We noticed that several species were far larger and less timid than almost any other area of the world we have visited. Perhaps this is due to the fact that the reefs are well protected and spear fishing is illegal in the Maldives. The fish have not learned to be weary of humans!

A Black-saddled pufferfish hides in the elongated arms of a soft coral gorgonian fan.
Photo: Genevieve Johnson

The crowded and elaborate nature of coral reefs means that creatures have learned to co-exist, while many have developed complex relationships, perhaps the best known being that between the anemone and the anemone fish. Another relationship that features regularly around the reefs is that between the cleaner wrasse and its clientele at cleaning stations. Fish wanting to be cleaned or groomed approach the area displaying behaviour patterns that clearly express their desire to be cleaned. The cleaner wrasse answers the call and immediately approaches the customer. With gills open and jaws extended, the fish invites the cleaner to remove any parasites and food residue. The wrasse gets a free meal, while the customer is cleaned of any pests. When we remained motionless while observing the stations, the cleaner wrasses inspected us as well.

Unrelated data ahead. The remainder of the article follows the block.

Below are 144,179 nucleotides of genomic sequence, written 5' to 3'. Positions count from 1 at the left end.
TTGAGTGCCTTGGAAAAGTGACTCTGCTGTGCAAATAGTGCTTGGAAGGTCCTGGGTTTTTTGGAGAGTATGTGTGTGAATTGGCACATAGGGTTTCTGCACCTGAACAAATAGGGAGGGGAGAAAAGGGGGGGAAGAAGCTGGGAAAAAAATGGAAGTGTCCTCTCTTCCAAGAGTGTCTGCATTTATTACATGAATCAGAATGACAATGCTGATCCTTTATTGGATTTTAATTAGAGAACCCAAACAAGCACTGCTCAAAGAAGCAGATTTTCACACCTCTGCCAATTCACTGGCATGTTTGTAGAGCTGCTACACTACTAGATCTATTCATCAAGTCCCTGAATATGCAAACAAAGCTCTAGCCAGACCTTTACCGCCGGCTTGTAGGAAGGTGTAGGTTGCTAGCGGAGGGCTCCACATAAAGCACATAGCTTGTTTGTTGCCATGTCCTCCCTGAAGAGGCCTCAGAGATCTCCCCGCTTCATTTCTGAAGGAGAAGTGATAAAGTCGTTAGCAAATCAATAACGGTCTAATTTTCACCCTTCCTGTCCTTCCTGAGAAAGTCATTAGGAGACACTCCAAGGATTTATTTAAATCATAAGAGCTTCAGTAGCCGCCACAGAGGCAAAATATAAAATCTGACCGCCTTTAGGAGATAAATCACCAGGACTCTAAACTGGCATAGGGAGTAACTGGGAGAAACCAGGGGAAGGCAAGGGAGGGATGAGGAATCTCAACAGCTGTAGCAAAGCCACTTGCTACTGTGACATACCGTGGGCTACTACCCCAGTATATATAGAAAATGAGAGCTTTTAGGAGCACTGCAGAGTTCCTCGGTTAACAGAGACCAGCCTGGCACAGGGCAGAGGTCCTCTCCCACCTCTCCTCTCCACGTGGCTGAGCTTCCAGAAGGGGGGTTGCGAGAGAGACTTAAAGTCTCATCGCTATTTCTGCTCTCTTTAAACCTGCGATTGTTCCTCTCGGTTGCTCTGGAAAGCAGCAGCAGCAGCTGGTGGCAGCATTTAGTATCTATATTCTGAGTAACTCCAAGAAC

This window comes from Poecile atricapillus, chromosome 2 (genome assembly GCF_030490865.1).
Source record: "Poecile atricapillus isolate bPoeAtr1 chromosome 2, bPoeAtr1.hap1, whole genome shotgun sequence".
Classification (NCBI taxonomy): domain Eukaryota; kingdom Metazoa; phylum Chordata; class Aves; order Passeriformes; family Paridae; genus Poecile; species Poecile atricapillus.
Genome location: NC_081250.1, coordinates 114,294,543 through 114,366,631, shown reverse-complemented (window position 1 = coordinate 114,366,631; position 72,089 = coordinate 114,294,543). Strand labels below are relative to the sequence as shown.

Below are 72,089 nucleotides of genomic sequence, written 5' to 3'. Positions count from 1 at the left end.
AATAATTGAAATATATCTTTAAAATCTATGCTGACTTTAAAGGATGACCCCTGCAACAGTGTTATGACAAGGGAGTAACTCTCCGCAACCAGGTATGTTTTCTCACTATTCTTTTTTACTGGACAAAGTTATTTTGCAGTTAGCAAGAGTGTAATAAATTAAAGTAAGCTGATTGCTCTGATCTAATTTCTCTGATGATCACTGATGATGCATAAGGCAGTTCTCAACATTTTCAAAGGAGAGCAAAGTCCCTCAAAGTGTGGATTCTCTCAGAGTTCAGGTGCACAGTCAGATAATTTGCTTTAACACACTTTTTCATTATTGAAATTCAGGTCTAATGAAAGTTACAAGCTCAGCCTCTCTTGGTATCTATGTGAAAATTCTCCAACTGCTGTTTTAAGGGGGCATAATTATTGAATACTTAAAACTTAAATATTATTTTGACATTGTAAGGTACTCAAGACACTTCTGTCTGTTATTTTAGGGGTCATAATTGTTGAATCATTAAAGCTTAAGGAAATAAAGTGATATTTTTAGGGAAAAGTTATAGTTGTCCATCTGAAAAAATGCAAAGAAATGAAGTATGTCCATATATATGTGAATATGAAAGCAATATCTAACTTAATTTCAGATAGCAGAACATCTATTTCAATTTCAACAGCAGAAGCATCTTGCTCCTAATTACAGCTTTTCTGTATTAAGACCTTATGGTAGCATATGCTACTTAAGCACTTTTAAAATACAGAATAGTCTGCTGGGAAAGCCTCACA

The intricate nature of coral reefs may also be their undoing. Take away the triggerfish and there will be so many reef boring sea urchins that the very foundation of the reef weakens. Remove the groupers and the algae will flourish, smothering the reef. Take away the napoleon wrasse and the coral eating crown-of-thorn starfish will consume the living coral. While it has taken millennia for these incredible structures to form, their destruction can take place overnight. The careless hand or fin of a diver, a misplaced ships anchor and too much sewage flowing out from a coastal town can destroy coral reefs that have taken centuries to build. We are all responsible for protecting coral reefs.

Because coral reefs are so sensitive to even the slightest environmental changes and respond to stimuli such as sea temperature change so quickly, many scientists liken them to an early warning system of the health of the planet. Recent estimates indicate that more than half of the world's coral reefs are in danger of being lost due to human activity and sea temperature rise.

This is Genevieve Johnson speaking to you from the Odyssey in the Maldives. Join me for the next Odyssey log when we explore the impact of sea temperature rise on the world's fragile coral reef systems.

A spotted Sweetlips waits patiently at a cleaning station, while Cleaner Wrasse remove parasites from its gills and mouth.
Photo: Genevieve Johnson